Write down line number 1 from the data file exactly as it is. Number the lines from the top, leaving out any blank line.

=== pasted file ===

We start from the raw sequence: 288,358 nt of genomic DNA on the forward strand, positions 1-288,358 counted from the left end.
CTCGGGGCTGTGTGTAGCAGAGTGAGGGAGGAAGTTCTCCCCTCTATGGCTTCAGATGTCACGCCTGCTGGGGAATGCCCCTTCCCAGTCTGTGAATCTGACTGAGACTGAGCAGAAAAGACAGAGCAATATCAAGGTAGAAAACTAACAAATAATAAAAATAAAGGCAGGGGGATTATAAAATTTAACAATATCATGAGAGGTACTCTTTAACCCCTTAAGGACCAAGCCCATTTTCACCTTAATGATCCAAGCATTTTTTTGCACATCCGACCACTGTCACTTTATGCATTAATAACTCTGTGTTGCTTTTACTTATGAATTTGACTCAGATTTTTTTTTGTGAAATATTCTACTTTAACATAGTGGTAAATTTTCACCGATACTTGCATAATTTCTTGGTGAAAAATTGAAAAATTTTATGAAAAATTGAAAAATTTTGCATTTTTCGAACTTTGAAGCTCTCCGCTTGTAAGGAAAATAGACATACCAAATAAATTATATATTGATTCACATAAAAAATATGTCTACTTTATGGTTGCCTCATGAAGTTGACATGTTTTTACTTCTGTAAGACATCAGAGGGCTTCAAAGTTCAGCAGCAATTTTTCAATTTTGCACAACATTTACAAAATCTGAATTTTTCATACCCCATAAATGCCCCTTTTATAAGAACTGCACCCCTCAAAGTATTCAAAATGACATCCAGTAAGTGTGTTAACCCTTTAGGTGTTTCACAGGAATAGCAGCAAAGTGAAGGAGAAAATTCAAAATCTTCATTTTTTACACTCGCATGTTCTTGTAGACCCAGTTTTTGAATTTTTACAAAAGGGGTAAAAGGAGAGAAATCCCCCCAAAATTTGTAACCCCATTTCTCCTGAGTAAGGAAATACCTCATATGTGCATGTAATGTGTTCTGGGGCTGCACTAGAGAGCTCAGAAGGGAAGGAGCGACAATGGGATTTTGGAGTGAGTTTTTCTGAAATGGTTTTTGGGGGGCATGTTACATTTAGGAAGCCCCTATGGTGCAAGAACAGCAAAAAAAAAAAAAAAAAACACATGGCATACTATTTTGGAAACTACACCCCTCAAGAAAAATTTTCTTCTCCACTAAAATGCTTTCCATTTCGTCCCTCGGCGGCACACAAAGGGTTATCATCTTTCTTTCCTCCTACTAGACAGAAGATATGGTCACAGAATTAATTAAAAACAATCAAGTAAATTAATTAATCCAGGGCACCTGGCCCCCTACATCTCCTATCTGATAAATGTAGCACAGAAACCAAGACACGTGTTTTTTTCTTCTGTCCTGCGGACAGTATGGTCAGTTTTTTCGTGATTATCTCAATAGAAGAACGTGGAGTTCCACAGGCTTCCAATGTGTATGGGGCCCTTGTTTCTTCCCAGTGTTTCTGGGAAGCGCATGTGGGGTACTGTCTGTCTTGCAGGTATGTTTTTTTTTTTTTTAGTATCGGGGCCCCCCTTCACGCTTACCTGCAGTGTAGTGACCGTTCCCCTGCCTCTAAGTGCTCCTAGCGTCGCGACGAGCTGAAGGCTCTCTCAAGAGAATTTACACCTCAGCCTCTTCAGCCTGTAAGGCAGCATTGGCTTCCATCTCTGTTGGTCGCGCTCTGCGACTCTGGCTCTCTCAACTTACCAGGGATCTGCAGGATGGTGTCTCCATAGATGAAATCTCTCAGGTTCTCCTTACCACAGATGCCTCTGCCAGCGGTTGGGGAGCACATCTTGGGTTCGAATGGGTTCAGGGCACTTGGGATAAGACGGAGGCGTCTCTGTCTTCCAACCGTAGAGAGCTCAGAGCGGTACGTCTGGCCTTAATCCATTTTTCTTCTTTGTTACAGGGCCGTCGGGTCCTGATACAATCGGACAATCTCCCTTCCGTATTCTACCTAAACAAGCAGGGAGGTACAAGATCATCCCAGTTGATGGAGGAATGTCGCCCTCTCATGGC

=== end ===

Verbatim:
We start from the raw sequence: 288,358 nt of genomic DNA on the forward strand, positions 1-288,358 counted from the left end.